Paying a debt

I owe the debt and the amount is correct – What can I do now?

If you have considered the points earlier and agree that you owe the money, you have some choices. It is best to contact the creditor as soon as possible even if you cannot pay.  Ask the creditor to hold action on the debt while you work out your options, set out below. Then once you are clear about your options you can get back to creditor with an offer or request.

Your options include:

  • Asking the debt be waived
  • Repaying the debt in full or offering a smaller lump sum amount
  • Asking for a payment arrangement
  • Filing for bankruptcy
  • Doing nothing

There is more information about each option below. First though and before you decide what to do work out your financial position and read the information below 'What if my only income is from a Centrelink payment?' and 'What if I am in financial hardship?'

How do I work out what my financial position is?

Having a money plan for your average income and expenses (e.g. average for a fortnight or month) will be very helpful.  It can give you a snap shot of your situation, what is available for your most important or essential expenses and what is (or is not) available for your debts.

For useful money planner, visit the Money Smart website.

If you need help to work out your income and expenses or options contact a financial counsellor on 1800 007 007. They will also help with negotiations with your creditor and can offer you alternative options.

What if my only income is from a Centrelink payment?

Your Centrelink income is intended to pay your living expenses, and is generally not available to non-government creditors.

A creditor or debt collector cannot make you repay a debt from a Centrelink payment if you do not agree to do so.  They must also make sure that they do not mislead you into believing you must make a payment from a Centrelink payment.

A court cannot make you repay a debt from a Centrelink payment if you do not agree to do so.However, Centrelink and childsupport debts can be taken from you Centrelink payments. You need to also take into account any Court fines.

If the debt is linked to an ongoing service such as electricity, phone or rent, the creditor may be able to take action other than making you pay from your Centrelink payment.  This could include disconnecting your service.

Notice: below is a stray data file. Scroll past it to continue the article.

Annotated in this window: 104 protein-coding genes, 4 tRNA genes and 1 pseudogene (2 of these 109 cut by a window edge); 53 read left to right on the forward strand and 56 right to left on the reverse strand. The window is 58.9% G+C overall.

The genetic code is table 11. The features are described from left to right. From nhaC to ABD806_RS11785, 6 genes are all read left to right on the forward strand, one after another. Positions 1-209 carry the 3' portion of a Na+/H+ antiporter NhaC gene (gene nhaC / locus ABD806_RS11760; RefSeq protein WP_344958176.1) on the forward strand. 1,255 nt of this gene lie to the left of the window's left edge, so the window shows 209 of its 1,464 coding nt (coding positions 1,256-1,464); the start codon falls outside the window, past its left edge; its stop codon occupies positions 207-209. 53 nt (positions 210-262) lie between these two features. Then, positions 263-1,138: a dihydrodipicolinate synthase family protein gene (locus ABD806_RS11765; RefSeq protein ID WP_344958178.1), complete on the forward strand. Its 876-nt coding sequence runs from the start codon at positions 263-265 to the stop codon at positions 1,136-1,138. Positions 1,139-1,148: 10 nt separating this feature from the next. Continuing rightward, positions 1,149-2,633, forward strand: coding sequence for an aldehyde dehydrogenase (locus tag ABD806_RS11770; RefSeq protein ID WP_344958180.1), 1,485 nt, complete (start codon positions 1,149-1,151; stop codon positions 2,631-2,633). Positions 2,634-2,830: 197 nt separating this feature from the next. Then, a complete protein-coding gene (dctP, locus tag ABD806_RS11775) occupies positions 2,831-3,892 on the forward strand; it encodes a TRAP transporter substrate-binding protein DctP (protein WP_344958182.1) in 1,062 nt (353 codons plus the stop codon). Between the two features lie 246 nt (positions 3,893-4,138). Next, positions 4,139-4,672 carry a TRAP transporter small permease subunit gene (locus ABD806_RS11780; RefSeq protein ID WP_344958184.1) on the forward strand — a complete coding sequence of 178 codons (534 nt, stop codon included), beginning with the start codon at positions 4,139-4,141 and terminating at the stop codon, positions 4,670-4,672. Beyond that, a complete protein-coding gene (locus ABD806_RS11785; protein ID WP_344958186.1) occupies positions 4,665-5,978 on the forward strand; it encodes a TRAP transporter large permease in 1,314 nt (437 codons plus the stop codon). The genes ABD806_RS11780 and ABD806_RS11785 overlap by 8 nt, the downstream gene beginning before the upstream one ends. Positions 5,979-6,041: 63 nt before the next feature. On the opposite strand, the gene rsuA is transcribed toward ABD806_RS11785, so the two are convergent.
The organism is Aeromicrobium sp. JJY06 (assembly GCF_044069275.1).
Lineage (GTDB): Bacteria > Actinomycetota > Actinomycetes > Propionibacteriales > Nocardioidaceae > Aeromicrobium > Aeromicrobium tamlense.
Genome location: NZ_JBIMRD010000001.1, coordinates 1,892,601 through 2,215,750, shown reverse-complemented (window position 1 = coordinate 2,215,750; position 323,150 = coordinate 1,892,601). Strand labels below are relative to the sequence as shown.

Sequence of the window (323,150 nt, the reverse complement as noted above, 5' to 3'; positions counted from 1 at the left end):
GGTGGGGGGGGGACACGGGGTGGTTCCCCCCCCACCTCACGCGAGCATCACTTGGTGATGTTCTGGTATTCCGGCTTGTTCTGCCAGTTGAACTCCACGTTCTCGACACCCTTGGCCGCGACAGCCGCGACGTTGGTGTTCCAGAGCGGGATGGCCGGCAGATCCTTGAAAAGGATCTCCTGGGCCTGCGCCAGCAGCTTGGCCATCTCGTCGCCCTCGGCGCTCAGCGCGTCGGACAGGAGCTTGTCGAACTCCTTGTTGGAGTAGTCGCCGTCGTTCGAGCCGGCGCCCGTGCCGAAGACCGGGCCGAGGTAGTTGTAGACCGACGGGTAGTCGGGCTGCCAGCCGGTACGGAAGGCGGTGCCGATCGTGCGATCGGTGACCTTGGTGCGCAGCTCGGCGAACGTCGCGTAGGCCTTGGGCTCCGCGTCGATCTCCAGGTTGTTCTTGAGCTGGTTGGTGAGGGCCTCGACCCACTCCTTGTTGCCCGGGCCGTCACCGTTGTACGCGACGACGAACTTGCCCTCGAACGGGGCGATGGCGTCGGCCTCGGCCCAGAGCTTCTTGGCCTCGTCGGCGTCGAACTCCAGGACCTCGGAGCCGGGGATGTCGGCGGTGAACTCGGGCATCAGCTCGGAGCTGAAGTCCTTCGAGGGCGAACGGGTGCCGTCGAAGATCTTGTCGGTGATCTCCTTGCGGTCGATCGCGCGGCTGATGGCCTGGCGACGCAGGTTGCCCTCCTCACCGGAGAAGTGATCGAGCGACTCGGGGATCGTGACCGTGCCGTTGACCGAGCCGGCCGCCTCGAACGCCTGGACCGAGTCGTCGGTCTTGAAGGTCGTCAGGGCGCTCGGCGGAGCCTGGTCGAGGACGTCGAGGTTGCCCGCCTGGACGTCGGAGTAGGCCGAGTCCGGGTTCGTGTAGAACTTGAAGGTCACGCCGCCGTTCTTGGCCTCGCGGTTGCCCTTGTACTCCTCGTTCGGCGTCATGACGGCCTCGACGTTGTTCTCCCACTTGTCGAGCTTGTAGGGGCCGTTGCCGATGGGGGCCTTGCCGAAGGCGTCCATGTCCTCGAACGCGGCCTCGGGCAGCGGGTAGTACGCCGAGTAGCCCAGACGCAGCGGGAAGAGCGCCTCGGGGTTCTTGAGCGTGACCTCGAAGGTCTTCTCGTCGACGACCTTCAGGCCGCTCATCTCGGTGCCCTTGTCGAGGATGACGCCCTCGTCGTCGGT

If you have assets (e.g. your house or car) the creditor can take court action to get a warrant of sale on assets or put a charging order over your house (see 'Enforcement').  Note that assets do not include basic household goods such as your fridge, washing machine or household furniture.

What if I am in financial hardship?

If you cannot meet regular repayments on debts such as a personal loan or home loan for a short time (e.g. because of temporary illness, unemployment or relationship breakdown) you can ask the credit provider for a hardship variation. Many businesses including credit, energy, phone and internet providers, insurance companies and local councils have staff to assist customers in financial hardship.  There are laws or other requirements for these businesses to listen to their customers who say they are in financial hardship and provide them with special arrangements to assist them while they remain in financial difficulties.

Remember to ask to speak to someone about hardship if this is the case. You need to tell the business everything about your situation. If they still do not agree to help you with your hardship, ask to speak to a supervisor or other person.

What can I say to a business if I cannot pay and am in financial difficulty?

Contact the business and:

  • Say that you are in financial difficulty and explain your circumstances
  • Ask what options there are for you or request an arrangement that will help you for a period of time

Short term arrangements may include postponing, reduced payments or even make no payment for a period of time (up to 3-6 months).  Other financial difficulty options that may assist include paying by instalments (e.g. fortnightly repayments of energy bills or council rates) or organising payments to line up with your pay day. Avoid borrowing more money to deal with short term debt - it is better to arrange things around your current income rather than get into further difficulties.